What’s unfortunate is how easily we take these things seriously.  There are figures on the national stage right now (who think they should be President) who see messages from God in hurricanes and earthquakes.  We may as well determine national policy based on the reading of goat entrails and the casting of runes.  There is no practical difference (though there is clearly a huge social difference as a majority of Americans are much more sympathetic to theism than voodoo).

The thing I’m not telling you about my “prayer” to the Sweet Baby Llama is that I had years of training in how to make something as innocuous as a breeze into the voice of God.  I attended many a prayer meeting where I learned to speak in tongues, where I learned that familiar cadence of spoken prayer that includes a lot of space fillers, so that one can basically create an endless prayer that can carry you until SOMETHING happens that can be taken as a sign.

It’s hard to admit to ourselves that we are trained and duped so easily.  One comfort to our acceptance of our bald credulity is the fact that it happens to almost all of us.  Belief is truly natural to our brains.  Even some of the writers of the Bible recognized this, using it as a proof of the existence of God:

“He has made everything beautiful in its time. He has also set eternity in the hearts of men; yet they cannot fathom what God has done from beginning to end.”

Ecclesiastes 3:11 (New International Version.  Copyright 1984.  Emphasis mine)

We do have a sort of “eternity” in our hearts.  We understand the passage of time and our the mortality of all physical life.  So why should it be surprising that a living being, once conscious of his existence, should not wonder whether or not that existence could (or should) continue outside of the physical world it inhabits?

It’s hard not to see the thread of human longing that is woven through all of our belief systems.  In this way the battle of ideas that was the war between the heathen Vikings and the Christian Kings of Europe was not a triumph of truth over falsehood, but a displacement of one model of belief by another, seemingly more “modern” one.  This process continues unabated.  For those to whom the God of the Bible is a bit too archaic, they can simply transfer their desire for transcendent beings to Aliens or benevolent spirits in a universe that desires our good.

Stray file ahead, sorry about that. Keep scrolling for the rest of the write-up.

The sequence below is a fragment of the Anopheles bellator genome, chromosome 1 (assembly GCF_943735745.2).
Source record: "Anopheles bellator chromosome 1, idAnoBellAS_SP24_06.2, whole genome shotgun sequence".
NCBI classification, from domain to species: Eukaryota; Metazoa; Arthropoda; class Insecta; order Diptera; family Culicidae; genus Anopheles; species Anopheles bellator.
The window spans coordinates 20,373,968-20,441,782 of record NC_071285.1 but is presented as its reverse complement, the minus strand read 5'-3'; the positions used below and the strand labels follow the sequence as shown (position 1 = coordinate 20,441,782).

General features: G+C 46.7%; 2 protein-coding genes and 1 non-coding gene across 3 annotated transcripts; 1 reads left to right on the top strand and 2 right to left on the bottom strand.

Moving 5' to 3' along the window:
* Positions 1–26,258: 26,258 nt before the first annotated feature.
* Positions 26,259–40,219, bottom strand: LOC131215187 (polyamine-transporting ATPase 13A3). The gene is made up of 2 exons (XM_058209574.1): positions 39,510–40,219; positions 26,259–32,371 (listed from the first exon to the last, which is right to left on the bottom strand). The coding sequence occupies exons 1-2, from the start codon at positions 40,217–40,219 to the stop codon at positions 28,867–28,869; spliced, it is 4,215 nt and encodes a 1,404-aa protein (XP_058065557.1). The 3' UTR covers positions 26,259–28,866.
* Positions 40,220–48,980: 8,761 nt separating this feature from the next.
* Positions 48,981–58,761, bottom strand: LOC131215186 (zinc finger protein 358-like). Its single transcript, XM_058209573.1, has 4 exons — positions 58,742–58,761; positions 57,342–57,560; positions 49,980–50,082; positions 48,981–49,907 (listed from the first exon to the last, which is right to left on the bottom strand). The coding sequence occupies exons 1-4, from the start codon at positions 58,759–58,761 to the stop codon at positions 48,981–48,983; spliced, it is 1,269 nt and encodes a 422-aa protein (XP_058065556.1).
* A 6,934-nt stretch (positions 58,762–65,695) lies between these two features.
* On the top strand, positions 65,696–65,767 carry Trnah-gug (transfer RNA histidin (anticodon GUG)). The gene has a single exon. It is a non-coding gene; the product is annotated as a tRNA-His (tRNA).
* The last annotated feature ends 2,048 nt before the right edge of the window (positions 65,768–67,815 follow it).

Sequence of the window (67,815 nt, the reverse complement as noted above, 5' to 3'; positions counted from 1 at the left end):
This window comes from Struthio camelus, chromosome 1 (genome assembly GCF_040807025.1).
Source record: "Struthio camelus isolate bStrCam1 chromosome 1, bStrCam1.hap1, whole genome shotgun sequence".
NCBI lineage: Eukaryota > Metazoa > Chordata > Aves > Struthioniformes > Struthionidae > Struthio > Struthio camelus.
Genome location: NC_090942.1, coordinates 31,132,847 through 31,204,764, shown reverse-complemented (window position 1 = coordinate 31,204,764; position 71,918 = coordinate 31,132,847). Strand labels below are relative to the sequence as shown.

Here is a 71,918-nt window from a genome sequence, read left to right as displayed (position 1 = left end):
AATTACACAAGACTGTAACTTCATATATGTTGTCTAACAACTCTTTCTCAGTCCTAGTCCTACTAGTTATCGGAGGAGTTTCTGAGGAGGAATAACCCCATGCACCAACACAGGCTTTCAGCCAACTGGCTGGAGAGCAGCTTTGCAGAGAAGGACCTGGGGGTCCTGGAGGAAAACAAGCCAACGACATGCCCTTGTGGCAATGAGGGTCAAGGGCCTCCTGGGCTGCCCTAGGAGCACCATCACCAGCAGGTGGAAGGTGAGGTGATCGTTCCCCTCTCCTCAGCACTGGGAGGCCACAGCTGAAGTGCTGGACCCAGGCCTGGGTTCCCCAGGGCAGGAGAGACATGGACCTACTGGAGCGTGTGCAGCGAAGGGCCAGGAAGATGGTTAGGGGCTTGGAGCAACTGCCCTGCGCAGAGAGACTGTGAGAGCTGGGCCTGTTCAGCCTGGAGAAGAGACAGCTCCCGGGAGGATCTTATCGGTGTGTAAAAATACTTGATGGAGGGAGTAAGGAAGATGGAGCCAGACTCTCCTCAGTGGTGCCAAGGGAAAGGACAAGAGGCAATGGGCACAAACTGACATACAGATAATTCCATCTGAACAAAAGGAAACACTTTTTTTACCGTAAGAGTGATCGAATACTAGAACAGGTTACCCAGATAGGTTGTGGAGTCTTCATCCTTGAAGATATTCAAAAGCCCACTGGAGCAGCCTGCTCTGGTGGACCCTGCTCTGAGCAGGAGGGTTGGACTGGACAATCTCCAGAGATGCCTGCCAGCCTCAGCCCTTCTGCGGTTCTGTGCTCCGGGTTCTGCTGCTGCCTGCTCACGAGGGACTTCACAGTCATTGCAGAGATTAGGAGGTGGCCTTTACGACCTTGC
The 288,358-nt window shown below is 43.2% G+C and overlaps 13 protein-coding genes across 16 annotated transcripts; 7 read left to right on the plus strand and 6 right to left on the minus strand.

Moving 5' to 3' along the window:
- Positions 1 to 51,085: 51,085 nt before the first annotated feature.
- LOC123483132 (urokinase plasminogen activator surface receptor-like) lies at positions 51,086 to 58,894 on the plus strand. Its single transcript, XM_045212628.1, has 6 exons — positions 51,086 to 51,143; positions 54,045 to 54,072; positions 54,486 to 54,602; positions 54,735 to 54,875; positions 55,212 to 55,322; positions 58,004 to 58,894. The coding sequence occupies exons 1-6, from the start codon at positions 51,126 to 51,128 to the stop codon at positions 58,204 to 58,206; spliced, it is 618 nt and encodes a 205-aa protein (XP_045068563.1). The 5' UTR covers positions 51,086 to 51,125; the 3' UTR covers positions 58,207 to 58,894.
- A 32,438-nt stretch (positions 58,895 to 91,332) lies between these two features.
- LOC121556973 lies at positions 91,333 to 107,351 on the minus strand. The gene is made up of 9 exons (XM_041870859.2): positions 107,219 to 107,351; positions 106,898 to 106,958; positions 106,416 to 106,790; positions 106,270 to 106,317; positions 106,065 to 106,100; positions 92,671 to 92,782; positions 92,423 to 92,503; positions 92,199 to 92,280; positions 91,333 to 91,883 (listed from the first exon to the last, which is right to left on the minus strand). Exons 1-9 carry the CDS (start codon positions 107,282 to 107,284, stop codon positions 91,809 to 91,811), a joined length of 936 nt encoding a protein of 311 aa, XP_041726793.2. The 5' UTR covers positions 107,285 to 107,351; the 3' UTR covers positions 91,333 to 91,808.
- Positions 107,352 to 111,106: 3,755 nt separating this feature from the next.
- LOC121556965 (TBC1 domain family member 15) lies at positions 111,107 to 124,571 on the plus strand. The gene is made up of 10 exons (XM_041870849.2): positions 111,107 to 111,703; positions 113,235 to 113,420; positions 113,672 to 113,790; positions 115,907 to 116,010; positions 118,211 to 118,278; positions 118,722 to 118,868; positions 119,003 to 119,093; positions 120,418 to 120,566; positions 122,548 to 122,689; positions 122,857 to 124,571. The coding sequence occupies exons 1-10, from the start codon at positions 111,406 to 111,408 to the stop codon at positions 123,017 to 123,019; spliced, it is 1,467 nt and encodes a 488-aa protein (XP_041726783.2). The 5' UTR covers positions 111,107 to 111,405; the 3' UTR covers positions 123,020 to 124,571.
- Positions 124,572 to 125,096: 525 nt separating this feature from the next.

Even people who assent to the reality that mind and spirit are purely products of the human brain are loathe to abandon more spiritual conceptions of life.  So deep is this need for belief that believers are rated higher in happiness than non-believers.  The hard, cold reality of life is that the hard, cold reality of life is easier for us to take when we can believe that there is an intelligence behind it all that is kindly disposed towards us.  But in the words of Michael Shermer:  “I conclude that I’m a skeptic not because I do not want to believe but because I want to know.”

There is no denying that staring the void in the face is discomfiting.  So is the contemplation of our own eventual death.  Yet somehow we humans — cursed as we seem to be above all other life on this planet with a conscious awareness of our own mortality — somehow manage to go about the business of living, wresting pleasure, accomplishment and satisfaction from our lives.  There is a certain wonder in this.  The life of an individual ant seems meaningless to us, but would we feel the same if that ant was building an opera house, or conducting genetic research to find cures for diseases that were attacking her fellow ants?  Probably not.  We’d think her noble.

And so we humans, believing or not, soldier on.  Helped and comforted by God, the Sweet Baby Llama of Heaven, a general sense of agency in the universe or the appreciation of our capacity to courageously accept our lot as evolved living organisms on a spinning planet of rare life in a vast universe.

t.n.s.r. bob

SERMON: “There is No God, Yet God Exists” by the not-so-reverend bob

Sunday, June 19th, 2011

I remember the pointed rebuke from many a preacher that proclaimed that the great sin of modern man is that he makes himself God.   Meaning that “New Age” beliefs, or the dreaded “Secular Humanism” are guilty of elevating Man above God, where Man’s desires are made King, and the Devil dances a jig of victorious delight.

But it turns out that Man is God after all, but not in the way the preachers feared.  No, it’s much worse than that, and also not bad at all.  It simply is.

The person we come to know as God is, and has always been, the part of our own consciousness with which we are able to converse (more specifically, the part that talks back to us.)  This is why it can feel like we’re talking to a real person when we “pray”.  (Because, well, we are!)

Blasphemy of blasphemies, I am denying the existence of God!  Don’t be silly.